The other reason I’m qualified to write this book is that I know what most teachers’ real concerns are, imagining a stint in the Middle East, and I am someone who is going to give you the straight truth on the issues, including sociopolitical niceties that many would rather not talk about. To take the simplest of examples, how can I assert with full assurance that it’s safe, even relaxing, for a Westerner to live and teach in the Middle East? I discuss this question at length in the book. Are you from India or Pakistan and anxious about racism in Middle Eastern countries? Are you worried about women’s rights and quality of life? Ageism? Crime? Disease? Corrupt governments and police? Being able to transfer your earnings safely to your home country? I address all these and other related matters in this handbook.

The truth is, it takes mostly just common sense and a few specific nuggets of wisdom to travel to, live happily in, and exit easily from, the Middle East.

Eric Harrington Woro
January 21, 2017

from the Back Cover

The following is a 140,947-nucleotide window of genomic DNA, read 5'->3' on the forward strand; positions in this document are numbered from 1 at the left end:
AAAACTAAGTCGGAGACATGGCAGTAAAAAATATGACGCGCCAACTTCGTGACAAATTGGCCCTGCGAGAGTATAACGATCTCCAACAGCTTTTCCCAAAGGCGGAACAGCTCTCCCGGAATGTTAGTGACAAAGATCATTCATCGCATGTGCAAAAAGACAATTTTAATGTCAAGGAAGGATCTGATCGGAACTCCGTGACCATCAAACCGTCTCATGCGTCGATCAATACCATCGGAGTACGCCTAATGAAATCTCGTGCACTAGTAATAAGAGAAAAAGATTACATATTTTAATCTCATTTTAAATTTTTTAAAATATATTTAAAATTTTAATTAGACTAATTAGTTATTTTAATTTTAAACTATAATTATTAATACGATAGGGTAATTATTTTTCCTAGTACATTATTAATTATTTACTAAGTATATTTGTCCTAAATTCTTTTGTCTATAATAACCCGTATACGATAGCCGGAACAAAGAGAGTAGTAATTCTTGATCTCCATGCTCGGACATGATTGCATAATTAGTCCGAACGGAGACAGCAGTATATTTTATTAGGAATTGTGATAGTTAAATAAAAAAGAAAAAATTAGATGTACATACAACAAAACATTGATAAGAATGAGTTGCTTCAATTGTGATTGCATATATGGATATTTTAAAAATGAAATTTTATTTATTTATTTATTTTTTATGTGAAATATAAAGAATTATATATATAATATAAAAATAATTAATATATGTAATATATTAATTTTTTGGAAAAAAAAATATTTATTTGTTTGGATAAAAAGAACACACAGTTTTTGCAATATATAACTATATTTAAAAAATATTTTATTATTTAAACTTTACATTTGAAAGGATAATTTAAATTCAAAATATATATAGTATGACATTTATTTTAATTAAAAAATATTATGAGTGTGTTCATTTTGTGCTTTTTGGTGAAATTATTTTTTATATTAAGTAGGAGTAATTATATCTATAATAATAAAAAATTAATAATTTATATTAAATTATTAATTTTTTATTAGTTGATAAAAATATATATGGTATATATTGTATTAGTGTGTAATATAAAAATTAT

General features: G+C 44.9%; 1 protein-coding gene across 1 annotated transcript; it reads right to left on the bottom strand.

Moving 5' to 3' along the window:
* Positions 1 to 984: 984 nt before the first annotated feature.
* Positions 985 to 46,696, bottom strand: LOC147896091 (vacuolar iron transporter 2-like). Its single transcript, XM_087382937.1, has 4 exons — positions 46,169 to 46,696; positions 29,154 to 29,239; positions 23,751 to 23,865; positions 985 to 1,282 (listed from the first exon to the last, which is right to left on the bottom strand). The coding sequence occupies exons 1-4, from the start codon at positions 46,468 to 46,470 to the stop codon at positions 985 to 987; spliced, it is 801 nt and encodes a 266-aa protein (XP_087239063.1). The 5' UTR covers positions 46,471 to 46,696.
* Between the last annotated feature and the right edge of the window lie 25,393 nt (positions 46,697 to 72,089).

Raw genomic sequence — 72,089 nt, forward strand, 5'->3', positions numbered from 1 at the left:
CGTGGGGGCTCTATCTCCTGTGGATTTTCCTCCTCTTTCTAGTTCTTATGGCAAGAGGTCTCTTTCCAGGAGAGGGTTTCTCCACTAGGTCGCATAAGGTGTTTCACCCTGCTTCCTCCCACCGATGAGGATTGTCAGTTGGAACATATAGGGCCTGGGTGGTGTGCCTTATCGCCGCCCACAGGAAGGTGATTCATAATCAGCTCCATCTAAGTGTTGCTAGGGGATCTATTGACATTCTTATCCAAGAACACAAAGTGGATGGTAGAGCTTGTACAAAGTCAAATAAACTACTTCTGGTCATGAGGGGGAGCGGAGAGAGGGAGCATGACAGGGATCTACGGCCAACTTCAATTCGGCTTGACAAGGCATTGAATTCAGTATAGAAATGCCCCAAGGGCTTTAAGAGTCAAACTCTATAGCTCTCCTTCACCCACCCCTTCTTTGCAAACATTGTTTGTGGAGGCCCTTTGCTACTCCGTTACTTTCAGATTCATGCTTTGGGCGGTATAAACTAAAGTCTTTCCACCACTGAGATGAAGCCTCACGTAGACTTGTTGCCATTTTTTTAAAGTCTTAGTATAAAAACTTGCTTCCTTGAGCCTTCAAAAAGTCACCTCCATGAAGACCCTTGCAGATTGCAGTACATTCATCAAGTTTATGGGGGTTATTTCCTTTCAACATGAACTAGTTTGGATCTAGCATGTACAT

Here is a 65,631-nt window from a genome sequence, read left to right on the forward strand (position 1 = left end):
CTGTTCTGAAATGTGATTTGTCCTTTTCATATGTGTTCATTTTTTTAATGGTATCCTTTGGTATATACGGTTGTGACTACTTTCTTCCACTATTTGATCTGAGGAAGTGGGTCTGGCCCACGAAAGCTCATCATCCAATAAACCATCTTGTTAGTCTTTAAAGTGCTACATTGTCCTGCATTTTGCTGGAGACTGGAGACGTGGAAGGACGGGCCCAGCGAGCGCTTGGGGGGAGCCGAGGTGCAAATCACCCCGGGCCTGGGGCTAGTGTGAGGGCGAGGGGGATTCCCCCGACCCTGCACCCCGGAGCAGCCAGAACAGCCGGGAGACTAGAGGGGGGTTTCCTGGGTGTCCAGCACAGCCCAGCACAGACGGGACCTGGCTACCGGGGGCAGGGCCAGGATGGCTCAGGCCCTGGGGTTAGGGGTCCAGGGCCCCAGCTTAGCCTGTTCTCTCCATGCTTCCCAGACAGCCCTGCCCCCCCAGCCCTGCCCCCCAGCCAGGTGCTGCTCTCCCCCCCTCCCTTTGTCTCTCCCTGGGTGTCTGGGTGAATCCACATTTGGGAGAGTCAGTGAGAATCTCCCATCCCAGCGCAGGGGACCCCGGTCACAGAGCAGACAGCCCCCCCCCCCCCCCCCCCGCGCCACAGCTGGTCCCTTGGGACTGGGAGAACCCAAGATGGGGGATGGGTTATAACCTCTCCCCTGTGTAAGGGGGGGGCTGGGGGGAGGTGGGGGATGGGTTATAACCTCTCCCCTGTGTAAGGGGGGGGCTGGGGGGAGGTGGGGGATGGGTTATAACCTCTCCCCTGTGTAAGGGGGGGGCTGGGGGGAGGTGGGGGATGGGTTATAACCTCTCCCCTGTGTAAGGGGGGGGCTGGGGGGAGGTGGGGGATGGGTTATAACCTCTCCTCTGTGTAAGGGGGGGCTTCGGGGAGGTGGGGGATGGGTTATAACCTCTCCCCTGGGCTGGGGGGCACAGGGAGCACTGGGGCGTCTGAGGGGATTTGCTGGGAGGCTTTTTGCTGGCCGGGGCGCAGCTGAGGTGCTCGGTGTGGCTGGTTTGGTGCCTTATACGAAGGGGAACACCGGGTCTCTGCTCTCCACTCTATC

HOW TO TEACH ENGLISH IN THE MIDDLE EAST is a full-service preparatory book for any native or near-native speaker of English intending to find remunerative employment as an ESL instructor in the Middle East. Drawing upon four years of experience as an English language lecturer at a technical college in a small desert town near the Arabian Sea, Eric Harrington Woro lays out all requisite information for the teacher preparing to make the exotic journey to one of the most fascinating regions of the world. In nine information-packed chapters he covers everything from recruiters and the application process to the pragmatic details of day-to-day living in a Muslim society; effective strategies for the critical phone interview which decides the applicant’s fate; and considerations in formulating lesson plans routinely reviewed by the instructor’s administrative overseers. He gives classroom examples of implementing a communicative approach and discusses need-to-know aspects of teaching ESL to Arab language learners, including important highlights from standard and nonstandard Arabic grammar. Finally, he blends in a fictional snapshot of day-to-day life in a small Arab village, adding descriptive prose to his expository tour de force. Filled with intriguing reminiscence, personal narrative and comprehensive academic detail, this book is a must read for every ESL instructor en route to the Middle East.